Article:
Advocacy group Protect Volunteer Park has issued a letter to Mayor Ed Murray and parks superintendent Jesús Aguirre, asking that the city reconsider holding a public hearing to address concerns surrounding the Seattle Asian Art Museum expansion project.

Constructed in 1933, the Seattle Asian Art Museum is in need of a seismic upgrade, a climate control system, air conditioning and fixes to access issues.

Protect Volunteer Park opposes SAM’s plans for a 13,650-square-foot expansion on the east end of the museum for gallery, office and meeting space, plus an education and art-making studio. The building's footprint would increase by 3,600 square feet.

PVP filed an appeal to the Seattle Department of Construction and Inspections' Determination of Non-Significance issued on March 16, which the group argues incorrectly assumes that any significant adverse impacts on the park and the historic integrity of the museum will be mitigated by the Seattle Landmarks Preservation Board. Both the park and museum and any changes to them are under the purview of the board.

Protect Volunteer Park attorney David Bricklin sent a letter to Murray and Aguirre on May 8, disputing assistant city attorney Bob Tobin’s assessment that the museum expansion does not require a public hearing under the terms set by Initiative 42.

I-42 states all land and facilities held by the city for current or future parks and recreation purposes shall be preserved. Sale of that property or a change in its use requires a public hearing, according to the initiative, followed by the passage of an ordinance “finding that the transaction is necessary because there is no reasonable practical alternative…”

Tobin found that the museum is a recreational use, to “stimulate the human spirit,” and therefore its expansion does not alter the use of the park or museum, and is not prohibited by I-42.

“He didn’t have the benefit of our thinking on it,” Bricklin told the Capitol Hill Times. “We’re hoping he will take our assessment into account and reach a different conclusion.”

There was no deadline set for the city to respond, Bricklin said, and PVP will allow some time for that to occur.

Seattle Parks and Recreation communications manager Rachel Schulkin tells CHT the matter is being handled by the city attorney’s office.

“We’re king of just letting the process go through, with them getting any permits or dealing with any lawsuits,” she said.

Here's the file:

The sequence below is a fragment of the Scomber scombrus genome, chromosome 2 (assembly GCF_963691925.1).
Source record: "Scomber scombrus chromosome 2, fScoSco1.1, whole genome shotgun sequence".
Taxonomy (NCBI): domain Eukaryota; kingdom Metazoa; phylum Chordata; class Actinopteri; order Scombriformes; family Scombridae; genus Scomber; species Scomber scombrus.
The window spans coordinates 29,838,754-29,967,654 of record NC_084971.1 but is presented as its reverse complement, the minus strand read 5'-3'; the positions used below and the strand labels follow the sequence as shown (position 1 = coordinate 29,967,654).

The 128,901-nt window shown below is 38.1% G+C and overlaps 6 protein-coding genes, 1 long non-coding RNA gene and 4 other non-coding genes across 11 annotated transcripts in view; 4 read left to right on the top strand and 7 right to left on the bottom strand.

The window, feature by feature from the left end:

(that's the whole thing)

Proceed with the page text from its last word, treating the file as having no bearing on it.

A spokesperson with the city attorney’s office tells CHT an attorney in the Land Use Section is analyzing the issue, and will be providing legal advice to “City clients.” The office is unable to share that advice with the public or media.

“From our perspective, they declined to do the (environmental impact) study that the law requires,” Bricklin said. “They declined to do the public hearing that the law requires.”

Bricklin is seeking a summary judgment from the Hearing Examiner, asking that the city perform an environmental impact study.

“My guess it will go to a hearing, and a hearing will be interesting,” said John Colwell with Protect Volunteer Park, “because it will be both sides presenting their sides about impacts or no impacts.”

If the city does not agree with Protect Volunteer Park’s assessment of the law, Bricklin said a legal challenge in King County Superior Court could take 3-6 months to resolve.

“We hope we won’t get there, of course,” he said.

The Seattle Asian Art Museum closed on Feb. 26 to begin removing collections, furnishings and other items from the building prior to construction. That work is expected to last through August.

A lawsuit wouldn’t necessarily stop the project, Bricklin said, adding PVP could file for an injunction to put construction on hold.

“What we’ve kind of done is just shot across the bow,” Colwell said.

The Capitol Hill resident said he’d heard about the expansion “late in the game,” and was dismayed to hear about the loss of parkland.

Colwell said design charrettes had already taken place, and the meetings held by SAM about the project appeared to leave no room for adjustments; everything had already been decided.

“What I saw was kind of an ivory tower thing, where they say, ‘We know better than you,’ ” he said. “‘We’re the high-class art museum, and we have all the money.’”

A designated spokesman for the group, Colwell said PVP members are split about a possible compromise.

“Each person has a different view,” he said. “As a group, I’d say you’d have to find a common denominator; that would probably give you zero in terms of square footage of the park.”

The appeal hearing is set for 9 a.m. Wednesday, June 7, at the Office of Hearing Examiner, Room 4000, at 700 Fifth Ave. That's the 40th floor of Seattle Municipal Tower.

Whether a lawsuit is warranted to obtain a public hearing on the Seattle Asian Art Museum expansion isn’t certain, but dependent on the city’s response to PVP’s request, Colwell said.

“We’re saying they need to take I-42 seriously,” he said. “If they skip that, we’re going to fight them.”